Legal analysts say the
Sept. 19 award by a jury in Broward County, Fla. - first reported
Friday by the Daily Business Review - represents the largest such
judgment over postings on an Internet blog or message board.
Lyrissa Lidsky, a University of Florida law professor who
specializes in free-speech issues, calls the award "astonishing."
Lidsky says the case could
represent a coming trend in court fights over online messages
because the woman who won the damage award, Sue Scheff of Weston,
Fla., pursued the case even though she knew the defendant, Carey
Bock of Mandeville, La., has no hope of paying such an award.
Bock, who had to leave her home for several months because of
Hurricane Katrina, couldn't afford an attorney and didn't show up
for the trial.
"What's interesting about
this case is that (Scheff) was so vested in being vindicated, she
was willing to pay court costs," Lidsky says. "They knew before
trial that the defendant couldn't pay, so what's the point in
going to the jury?"
Scheff says she wanted to
make a point to those who unfairly criticize others on the
Internet. "I'm sure (Bock) doesn't have $1 million, let alone $11
million, but the message is strong and clear," Scheff says.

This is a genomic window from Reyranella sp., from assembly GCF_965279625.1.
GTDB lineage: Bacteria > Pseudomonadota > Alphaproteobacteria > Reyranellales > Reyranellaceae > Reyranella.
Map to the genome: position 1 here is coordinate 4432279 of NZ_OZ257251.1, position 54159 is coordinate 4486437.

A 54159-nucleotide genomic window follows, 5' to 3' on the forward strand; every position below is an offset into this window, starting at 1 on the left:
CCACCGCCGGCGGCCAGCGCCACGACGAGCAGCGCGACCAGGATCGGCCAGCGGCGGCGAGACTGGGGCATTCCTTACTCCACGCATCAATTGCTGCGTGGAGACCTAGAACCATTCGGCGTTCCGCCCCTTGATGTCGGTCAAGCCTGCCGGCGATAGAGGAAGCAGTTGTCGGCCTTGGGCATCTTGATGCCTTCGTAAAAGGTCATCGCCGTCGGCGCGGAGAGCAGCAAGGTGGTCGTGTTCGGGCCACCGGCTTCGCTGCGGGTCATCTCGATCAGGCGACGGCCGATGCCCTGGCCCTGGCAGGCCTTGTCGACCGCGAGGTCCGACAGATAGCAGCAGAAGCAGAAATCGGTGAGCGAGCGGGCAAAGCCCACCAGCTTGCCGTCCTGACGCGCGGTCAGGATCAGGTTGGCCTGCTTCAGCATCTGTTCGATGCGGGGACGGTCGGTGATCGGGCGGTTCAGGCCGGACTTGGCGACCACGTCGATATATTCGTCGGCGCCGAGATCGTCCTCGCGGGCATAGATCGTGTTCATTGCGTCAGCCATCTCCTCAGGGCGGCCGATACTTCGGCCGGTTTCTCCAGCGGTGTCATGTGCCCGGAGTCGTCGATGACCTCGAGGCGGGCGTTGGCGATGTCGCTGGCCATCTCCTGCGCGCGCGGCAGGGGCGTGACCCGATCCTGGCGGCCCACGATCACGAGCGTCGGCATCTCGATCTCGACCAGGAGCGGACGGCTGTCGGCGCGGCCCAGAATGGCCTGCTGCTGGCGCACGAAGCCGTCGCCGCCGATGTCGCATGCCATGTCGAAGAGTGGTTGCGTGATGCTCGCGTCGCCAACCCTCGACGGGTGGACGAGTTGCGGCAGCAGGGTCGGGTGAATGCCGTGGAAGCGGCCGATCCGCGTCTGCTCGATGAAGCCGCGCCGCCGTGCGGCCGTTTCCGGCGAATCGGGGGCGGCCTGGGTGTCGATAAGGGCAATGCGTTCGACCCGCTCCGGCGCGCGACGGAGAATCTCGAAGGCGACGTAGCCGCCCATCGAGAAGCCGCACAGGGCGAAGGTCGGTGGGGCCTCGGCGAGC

"People are using the Internet to destroy people they don't like,
and you can't do that."
The dispute between the two
women arose after Bock asked Scheff for help in withdrawing Bock's
twin sons from a boarding school in Costa Rica. Bock had disagreed
with her ex-husband over how to deal with the boys' behavior
problems. Against Bock's wishes, he had sent the boys to the
Scheff, who operates a
referral service called Parents Universal Resource Experts, says
she referred Bock to a consultant who helped Bock retrieve her
sons. Afterward, Bock became critical of Scheff and posted
negative messages about her on the Internet site Fornits.com,
where parents with children in boarding schools for troubled teens
confer with one another.
In 2003, Scheff sued Bock
for defamation. Bock hired a lawyer, but he left the case when she
no longer could afford to pay him.
When Katrina hit in August
2005, Bock's house was flooded and she moved temporarily to Texas
before returning to Louisiana last June. Court papers that Scheff
and her attorney David H. Pollack mailed to Bock were returned to
Pollack's office in Miami.
After Bock didn't offer a
defense, a Broward Circuit Court judge found in favor of Scheff. A
jury then heard Scheff's arguments about damages. Pollack did not
seek a specific amount for the harm he says Scheff's business
"Even with no opposing
counsel and no defendant there, $11 million is a huge amount,"
says Pollack, adding that Scheff is considering whether to try to
collect any money from Bock. "The jury determined this was a
significant enough issue. It's not just somebody's feelings are
hurt; it's somebody's reputation is ruined."
Bock says that when she
moved back to her repaired house over the summer, she knew the
trial was approaching but did not know the date. She says she
doesn't have the money to pay the judgment or hire a lawyer to
appeal it. She adds that if the goal of Scheff's lawsuit was to
stifle what Bock says online, it worked.
"I don't feel like I can
express my opinions," Bock says. "Only one side of the story was
told in court. Nobody heard my side."